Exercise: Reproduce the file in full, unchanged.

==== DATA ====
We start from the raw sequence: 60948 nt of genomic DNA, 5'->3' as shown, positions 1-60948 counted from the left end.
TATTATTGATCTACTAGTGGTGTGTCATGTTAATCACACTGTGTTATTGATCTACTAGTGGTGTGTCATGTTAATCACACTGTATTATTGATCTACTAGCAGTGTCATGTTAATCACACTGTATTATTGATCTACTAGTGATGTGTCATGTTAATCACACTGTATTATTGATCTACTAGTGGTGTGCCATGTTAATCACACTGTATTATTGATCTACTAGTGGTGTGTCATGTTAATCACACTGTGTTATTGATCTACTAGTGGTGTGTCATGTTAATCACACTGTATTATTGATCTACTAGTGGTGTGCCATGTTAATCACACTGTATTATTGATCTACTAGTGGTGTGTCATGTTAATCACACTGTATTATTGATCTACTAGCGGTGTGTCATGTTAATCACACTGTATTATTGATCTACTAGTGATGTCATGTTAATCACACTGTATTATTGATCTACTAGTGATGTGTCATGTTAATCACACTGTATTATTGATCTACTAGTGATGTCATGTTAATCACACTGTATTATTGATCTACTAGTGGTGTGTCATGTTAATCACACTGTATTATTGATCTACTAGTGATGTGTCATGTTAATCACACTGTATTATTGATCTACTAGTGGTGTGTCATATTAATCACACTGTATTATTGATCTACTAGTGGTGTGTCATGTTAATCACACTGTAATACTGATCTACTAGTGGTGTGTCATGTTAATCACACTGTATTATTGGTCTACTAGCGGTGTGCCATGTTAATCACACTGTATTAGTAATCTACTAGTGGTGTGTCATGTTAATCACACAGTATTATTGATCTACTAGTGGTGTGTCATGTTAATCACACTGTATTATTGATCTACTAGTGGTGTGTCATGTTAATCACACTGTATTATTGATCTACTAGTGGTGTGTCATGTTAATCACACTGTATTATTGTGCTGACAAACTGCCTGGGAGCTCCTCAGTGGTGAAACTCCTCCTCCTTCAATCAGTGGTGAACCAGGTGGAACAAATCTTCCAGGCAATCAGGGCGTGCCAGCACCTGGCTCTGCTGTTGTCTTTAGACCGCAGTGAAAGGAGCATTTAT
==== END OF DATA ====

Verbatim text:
We start from the raw sequence: 60948 nt of genomic DNA, 5'->3' as shown, positions 1-60948 counted from the left end.
TATTATTGATCTACTAGTGGTGTGTCATGTTAATCACACTGTGTTATTGATCTACTAGTGGTGTGTCATGTTAATCACACTGTATTATTGATCTACTAGCAGTGTCATGTTAATCACACTGTATTATTGATCTACTAGTGATGTGTCATGTTAATCACACTGTATTATTGATCTACTAGTGGTGTGCCATGTTAATCACACTGTATTATTGATCTACTAGTGGTGTGTCATGTTAATCACACTGTGTTATTGATCTACTAGTGGTGTGTCATGTTAATCACACTGTATTATTGATCTACTAGTGGTGTGCCATGTTAATCACACTGTATTATTGATCTACTAGTGGTGTGTCATGTTAATCACACTGTATTATTGATCTACTAGCGGTGTGTCATGTTAATCACACTGTATTATTGATCTACTAGTGATGTCATGTTAATCACACTGTATTATTGATCTACTAGTGATGTGTCATGTTAATCACACTGTATTATTGATCTACTAGTGATGTCATGTTAATCACACTGTATTATTGATCTACTAGTGGTGTGTCATGTTAATCACACTGTATTATTGATCTACTAGTGATGTGTCATGTTAATCACACTGTATTATTGATCTACTAGTGGTGTGTCATATTAATCACACTGTATTATTGATCTACTAGTGGTGTGTCATGTTAATCACACTGTAATACTGATCTACTAGTGGTGTGTCATGTTAATCACACTGTATTATTGGTCTACTAGCGGTGTGCCATGTTAATCACACTGTATTAGTAATCTACTAGTGGTGTGTCATGTTAATCACACAGTATTATTGATCTACTAGTGGTGTGTCATGTTAATCACACTGTATTATTGATCTACTAGTGGTGTGTCATGTTAATCACACTGTATTATTGATCTACTAGTGGTGTGTCATGTTAATCACACTGTATTATTGTGCTGACAAACTGCCTGGGAGCTCCTCAGTGGTGAAACTCCTCCTCCTTCAATCAGTGGTGAACCAGGTGGAACAAATCTTCCAGGCAATCAGGGCGTGCCAGCACCTGGCTCTGCTGTTGTCTTTAGACCGCAGTGAAAGGAGCATTTAT